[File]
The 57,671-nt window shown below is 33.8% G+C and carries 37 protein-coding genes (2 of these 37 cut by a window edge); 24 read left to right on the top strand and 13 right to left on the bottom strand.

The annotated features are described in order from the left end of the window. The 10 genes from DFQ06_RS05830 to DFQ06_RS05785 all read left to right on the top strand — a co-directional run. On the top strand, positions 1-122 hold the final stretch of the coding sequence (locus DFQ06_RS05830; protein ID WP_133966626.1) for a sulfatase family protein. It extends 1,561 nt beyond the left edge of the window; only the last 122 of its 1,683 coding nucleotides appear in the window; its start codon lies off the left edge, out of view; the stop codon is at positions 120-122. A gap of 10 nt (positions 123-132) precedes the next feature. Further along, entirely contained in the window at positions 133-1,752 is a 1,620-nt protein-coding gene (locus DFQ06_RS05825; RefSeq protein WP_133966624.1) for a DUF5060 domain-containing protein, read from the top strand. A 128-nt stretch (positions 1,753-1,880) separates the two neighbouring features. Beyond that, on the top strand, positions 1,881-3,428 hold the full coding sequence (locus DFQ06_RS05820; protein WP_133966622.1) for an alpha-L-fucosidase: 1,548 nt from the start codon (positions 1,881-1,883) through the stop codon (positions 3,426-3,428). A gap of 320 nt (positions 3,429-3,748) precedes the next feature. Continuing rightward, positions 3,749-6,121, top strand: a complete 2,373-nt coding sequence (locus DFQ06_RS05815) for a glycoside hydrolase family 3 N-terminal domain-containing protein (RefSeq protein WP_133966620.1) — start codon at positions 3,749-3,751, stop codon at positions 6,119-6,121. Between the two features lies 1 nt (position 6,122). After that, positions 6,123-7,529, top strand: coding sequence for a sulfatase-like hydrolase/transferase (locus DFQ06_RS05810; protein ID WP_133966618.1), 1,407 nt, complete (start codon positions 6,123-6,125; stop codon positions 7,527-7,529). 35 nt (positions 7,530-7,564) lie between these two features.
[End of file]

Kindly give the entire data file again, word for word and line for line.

The 57,671-nt window shown below is 33.8% G+C and carries 37 protein-coding genes (2 of these 37 cut by a window edge); 24 read left to right on the top strand and 13 right to left on the bottom strand.

The annotated features are described in order from the left end of the window. The 10 genes from DFQ06_RS05830 to DFQ06_RS05785 all read left to right on the top strand — a co-directional run. On the top strand, positions 1-122 hold the final stretch of the coding sequence (locus DFQ06_RS05830; protein ID WP_133966626.1) for a sulfatase family protein. It extends 1,561 nt beyond the left edge of the window; only the last 122 of its 1,683 coding nucleotides appear in the window; its start codon lies off the left edge, out of view; the stop codon is at positions 120-122. A gap of 10 nt (positions 123-132) precedes the next feature. Further along, entirely contained in the window at positions 133-1,752 is a 1,620-nt protein-coding gene (locus DFQ06_RS05825; RefSeq protein WP_133966624.1) for a DUF5060 domain-containing protein, read from the top strand. A 128-nt stretch (positions 1,753-1,880) separates the two neighbouring features. Beyond that, on the top strand, positions 1,881-3,428 hold the full coding sequence (locus DFQ06_RS05820; protein WP_133966622.1) for an alpha-L-fucosidase: 1,548 nt from the start codon (positions 1,881-1,883) through the stop codon (positions 3,426-3,428). A gap of 320 nt (positions 3,429-3,748) precedes the next feature. Continuing rightward, positions 3,749-6,121, top strand: a complete 2,373-nt coding sequence (locus DFQ06_RS05815) for a glycoside hydrolase family 3 N-terminal domain-containing protein (RefSeq protein WP_133966620.1) — start codon at positions 3,749-3,751, stop codon at positions 6,119-6,121. Between the two features lies 1 nt (position 6,122). After that, positions 6,123-7,529, top strand: coding sequence for a sulfatase-like hydrolase/transferase (locus DFQ06_RS05810; protein ID WP_133966618.1), 1,407 nt, complete (start codon positions 6,123-6,125; stop codon positions 7,527-7,529). 35 nt (positions 7,530-7,564) lie between these two features.